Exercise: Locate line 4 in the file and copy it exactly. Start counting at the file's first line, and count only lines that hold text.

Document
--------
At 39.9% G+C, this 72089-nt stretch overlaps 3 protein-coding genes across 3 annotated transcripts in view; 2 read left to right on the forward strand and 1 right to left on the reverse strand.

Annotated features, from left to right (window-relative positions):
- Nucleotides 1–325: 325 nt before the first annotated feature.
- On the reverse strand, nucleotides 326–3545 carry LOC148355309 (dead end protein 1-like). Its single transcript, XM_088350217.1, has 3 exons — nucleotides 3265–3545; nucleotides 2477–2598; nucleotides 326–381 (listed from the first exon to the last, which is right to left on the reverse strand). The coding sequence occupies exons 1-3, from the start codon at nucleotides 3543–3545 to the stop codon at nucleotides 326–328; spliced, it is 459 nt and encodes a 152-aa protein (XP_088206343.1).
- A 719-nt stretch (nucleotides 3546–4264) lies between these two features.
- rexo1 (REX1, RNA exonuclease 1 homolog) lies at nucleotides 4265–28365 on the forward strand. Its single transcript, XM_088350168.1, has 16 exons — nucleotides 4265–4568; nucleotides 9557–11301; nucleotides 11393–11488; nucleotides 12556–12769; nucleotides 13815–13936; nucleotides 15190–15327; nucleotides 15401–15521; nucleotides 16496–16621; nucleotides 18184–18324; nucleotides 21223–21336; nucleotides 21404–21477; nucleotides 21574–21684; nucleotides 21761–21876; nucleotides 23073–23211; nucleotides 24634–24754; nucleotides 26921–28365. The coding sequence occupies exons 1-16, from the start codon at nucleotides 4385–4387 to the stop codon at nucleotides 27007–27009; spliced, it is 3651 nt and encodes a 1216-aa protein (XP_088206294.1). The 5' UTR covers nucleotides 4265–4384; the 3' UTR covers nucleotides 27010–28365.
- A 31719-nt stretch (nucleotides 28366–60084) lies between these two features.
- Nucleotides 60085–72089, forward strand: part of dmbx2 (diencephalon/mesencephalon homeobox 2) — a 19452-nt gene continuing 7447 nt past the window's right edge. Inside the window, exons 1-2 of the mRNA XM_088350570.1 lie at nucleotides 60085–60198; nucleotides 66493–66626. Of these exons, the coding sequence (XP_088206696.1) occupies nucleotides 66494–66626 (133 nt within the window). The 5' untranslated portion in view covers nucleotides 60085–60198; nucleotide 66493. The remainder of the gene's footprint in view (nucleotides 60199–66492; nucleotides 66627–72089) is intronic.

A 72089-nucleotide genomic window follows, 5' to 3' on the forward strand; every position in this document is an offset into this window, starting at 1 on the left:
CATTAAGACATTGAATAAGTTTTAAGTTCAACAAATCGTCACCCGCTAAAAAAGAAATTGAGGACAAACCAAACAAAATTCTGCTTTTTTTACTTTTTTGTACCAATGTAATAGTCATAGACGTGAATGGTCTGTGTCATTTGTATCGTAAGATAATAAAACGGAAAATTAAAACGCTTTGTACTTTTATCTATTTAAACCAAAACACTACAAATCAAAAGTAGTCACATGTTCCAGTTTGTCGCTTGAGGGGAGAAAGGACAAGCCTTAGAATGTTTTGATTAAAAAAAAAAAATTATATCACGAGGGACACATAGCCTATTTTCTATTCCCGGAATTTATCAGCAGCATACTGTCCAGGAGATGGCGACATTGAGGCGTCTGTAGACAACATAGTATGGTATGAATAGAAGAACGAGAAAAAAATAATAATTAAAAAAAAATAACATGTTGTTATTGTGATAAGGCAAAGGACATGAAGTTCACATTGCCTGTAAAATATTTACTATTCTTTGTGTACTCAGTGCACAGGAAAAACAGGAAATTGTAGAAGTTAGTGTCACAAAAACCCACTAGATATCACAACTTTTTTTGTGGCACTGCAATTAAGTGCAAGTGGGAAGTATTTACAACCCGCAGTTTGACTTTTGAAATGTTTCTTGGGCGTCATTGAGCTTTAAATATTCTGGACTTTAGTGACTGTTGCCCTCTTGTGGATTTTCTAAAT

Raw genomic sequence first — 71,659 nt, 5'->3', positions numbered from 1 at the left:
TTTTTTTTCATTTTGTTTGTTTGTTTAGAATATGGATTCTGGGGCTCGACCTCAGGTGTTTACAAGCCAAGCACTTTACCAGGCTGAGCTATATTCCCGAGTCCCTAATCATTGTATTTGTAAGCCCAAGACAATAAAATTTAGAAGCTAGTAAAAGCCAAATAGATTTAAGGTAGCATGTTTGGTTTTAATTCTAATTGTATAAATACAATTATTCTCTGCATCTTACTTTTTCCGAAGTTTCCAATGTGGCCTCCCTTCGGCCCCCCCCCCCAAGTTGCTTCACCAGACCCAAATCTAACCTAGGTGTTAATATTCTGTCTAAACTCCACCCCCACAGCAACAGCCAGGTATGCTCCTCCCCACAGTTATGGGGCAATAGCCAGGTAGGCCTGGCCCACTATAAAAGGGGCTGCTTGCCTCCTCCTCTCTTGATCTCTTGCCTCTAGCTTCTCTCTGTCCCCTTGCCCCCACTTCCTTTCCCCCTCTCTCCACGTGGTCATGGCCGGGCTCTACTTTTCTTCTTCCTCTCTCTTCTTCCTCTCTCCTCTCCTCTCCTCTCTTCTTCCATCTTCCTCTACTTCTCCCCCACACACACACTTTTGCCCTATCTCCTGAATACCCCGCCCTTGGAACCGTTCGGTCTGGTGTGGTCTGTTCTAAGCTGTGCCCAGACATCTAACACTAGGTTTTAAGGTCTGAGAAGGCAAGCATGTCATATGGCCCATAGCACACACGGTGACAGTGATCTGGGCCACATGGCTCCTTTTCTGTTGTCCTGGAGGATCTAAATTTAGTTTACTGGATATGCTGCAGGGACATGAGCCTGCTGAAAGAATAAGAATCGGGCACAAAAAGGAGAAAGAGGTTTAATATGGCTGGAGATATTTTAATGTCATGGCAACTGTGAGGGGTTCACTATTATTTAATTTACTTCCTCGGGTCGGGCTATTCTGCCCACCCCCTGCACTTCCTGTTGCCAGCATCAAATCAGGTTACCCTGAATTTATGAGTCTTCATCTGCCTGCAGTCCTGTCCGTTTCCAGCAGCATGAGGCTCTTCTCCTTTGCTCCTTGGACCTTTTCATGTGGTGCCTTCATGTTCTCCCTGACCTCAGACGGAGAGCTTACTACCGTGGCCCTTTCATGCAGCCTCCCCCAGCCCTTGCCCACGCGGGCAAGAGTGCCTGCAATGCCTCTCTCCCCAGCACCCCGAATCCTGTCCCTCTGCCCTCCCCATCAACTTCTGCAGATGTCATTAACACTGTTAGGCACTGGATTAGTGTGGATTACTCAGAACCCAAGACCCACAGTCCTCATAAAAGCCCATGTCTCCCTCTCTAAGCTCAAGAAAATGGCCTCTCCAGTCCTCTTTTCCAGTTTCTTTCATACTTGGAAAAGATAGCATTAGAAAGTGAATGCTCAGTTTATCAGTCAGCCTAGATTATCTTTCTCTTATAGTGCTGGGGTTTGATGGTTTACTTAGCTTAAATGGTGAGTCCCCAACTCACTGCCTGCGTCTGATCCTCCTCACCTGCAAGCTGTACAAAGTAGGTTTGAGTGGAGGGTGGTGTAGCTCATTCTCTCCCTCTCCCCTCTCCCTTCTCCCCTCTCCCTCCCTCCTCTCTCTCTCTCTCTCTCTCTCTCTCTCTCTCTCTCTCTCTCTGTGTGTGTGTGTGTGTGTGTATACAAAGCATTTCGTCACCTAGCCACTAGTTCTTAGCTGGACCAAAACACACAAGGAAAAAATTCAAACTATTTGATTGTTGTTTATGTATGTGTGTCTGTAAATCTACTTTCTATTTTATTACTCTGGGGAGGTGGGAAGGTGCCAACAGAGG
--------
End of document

- On the reverse strand, nucleotides 326–3545 carry LOC148355309 (dead end protein 1-like). Its single transcript, XM_088350217.1, has 3 exons — nucleotides 3265–3545; nucleotides 2477–2598; nucleotides 326–381 (listed from the first exon to the last, which is right to left on the reverse strand). The coding sequence occupies exons 1-3, from the start codon at nucleotides 3543–3545 to the stop codon at nucleotides 326–328; spliced, it is 459 nt and encodes a 152-aa protein (XP_088206343.1).